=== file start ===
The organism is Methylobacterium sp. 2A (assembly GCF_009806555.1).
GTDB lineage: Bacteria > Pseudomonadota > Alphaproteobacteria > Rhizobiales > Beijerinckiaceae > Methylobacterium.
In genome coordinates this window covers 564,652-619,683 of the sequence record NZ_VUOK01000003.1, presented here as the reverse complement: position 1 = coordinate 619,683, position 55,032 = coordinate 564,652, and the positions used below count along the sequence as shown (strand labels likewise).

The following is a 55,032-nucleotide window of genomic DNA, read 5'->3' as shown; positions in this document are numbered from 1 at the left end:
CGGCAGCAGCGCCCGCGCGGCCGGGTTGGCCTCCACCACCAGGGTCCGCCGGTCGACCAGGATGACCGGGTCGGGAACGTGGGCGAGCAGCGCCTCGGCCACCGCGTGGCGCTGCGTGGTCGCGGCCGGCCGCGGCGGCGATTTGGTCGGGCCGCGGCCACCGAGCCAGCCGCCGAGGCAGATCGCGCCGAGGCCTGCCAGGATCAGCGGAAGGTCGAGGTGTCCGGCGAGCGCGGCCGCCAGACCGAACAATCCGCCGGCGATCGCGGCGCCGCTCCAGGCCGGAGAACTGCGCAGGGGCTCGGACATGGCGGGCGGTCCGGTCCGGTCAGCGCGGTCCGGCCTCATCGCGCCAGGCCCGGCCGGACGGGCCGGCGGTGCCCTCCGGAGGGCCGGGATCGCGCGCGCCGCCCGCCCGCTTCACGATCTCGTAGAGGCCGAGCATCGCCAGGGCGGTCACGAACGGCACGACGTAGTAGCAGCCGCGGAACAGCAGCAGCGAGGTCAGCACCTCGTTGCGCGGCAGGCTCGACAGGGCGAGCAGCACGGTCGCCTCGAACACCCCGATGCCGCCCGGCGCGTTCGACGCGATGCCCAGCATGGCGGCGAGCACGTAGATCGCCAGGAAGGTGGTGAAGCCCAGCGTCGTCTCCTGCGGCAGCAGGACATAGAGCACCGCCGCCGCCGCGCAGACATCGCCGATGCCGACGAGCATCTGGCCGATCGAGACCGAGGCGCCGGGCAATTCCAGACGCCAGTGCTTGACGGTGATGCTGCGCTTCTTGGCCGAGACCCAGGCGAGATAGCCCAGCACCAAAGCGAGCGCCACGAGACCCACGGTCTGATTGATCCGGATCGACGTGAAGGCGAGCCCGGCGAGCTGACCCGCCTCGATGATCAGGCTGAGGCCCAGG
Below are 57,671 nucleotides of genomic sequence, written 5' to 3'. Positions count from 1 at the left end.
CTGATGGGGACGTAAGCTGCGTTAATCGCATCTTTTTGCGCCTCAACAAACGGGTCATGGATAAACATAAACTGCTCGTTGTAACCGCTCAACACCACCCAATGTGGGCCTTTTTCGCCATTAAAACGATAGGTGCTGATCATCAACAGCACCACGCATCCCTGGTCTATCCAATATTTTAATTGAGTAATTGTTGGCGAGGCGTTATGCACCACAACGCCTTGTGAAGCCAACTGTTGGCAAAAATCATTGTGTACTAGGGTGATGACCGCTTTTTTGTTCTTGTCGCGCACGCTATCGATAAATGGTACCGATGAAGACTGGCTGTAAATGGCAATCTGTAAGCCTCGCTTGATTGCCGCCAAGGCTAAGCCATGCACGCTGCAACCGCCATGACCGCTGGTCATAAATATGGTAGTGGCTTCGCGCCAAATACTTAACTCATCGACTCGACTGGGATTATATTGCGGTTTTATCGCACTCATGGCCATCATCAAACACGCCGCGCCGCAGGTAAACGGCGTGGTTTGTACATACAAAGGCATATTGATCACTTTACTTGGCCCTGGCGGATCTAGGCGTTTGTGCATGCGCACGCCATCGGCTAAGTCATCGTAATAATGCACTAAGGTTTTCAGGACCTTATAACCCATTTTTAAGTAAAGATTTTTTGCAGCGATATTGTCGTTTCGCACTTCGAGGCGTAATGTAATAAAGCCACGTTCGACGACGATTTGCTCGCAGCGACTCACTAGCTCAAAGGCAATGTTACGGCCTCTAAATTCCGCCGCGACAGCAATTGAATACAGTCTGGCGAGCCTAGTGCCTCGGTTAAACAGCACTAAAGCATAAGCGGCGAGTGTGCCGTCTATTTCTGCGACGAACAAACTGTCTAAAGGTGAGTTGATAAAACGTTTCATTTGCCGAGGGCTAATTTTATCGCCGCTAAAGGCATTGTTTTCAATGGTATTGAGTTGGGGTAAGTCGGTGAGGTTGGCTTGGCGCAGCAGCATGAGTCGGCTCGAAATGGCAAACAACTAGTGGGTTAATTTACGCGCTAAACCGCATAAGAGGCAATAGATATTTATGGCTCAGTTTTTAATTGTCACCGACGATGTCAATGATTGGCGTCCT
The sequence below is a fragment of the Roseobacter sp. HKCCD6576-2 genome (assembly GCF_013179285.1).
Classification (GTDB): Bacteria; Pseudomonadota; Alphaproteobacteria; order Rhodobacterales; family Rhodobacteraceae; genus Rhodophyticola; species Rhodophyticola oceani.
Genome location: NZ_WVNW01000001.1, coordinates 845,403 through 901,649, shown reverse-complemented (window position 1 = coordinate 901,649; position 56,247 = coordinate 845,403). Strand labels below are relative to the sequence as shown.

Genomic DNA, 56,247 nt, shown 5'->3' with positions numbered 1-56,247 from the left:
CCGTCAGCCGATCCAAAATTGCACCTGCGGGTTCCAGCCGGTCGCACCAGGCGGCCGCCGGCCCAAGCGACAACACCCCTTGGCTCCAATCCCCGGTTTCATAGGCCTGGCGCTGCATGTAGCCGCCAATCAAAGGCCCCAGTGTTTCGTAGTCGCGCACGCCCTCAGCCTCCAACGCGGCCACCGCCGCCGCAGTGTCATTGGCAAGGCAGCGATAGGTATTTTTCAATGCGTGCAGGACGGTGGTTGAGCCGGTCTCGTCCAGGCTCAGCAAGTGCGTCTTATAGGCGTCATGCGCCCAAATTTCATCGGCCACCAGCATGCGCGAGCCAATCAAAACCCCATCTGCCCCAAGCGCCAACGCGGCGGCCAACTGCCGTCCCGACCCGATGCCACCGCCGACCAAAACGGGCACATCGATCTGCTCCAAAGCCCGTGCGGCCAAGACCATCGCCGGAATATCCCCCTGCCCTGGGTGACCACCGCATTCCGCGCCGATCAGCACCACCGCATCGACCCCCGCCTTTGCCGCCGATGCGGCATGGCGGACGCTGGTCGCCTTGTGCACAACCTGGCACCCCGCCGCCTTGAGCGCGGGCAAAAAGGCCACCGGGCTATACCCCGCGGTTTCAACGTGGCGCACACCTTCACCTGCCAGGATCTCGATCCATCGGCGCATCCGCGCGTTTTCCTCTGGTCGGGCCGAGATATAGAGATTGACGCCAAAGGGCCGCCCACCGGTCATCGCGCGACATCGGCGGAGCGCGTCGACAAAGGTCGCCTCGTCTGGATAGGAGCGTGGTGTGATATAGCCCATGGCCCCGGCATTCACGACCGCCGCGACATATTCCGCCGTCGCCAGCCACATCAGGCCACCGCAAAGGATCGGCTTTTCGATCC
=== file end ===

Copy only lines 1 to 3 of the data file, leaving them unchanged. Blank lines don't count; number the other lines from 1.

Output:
The organism is Methylobacterium sp. 2A (assembly GCF_009806555.1).
GTDB lineage: Bacteria > Pseudomonadota > Alphaproteobacteria > Rhizobiales > Beijerinckiaceae > Methylobacterium.
In genome coordinates this window covers 564,652-619,683 of the sequence record NZ_VUOK01000003.1, presented here as the reverse complement: position 1 = coordinate 619,683, position 55,032 = coordinate 564,652, and the positions used below count along the sequence as shown (strand labels likewise).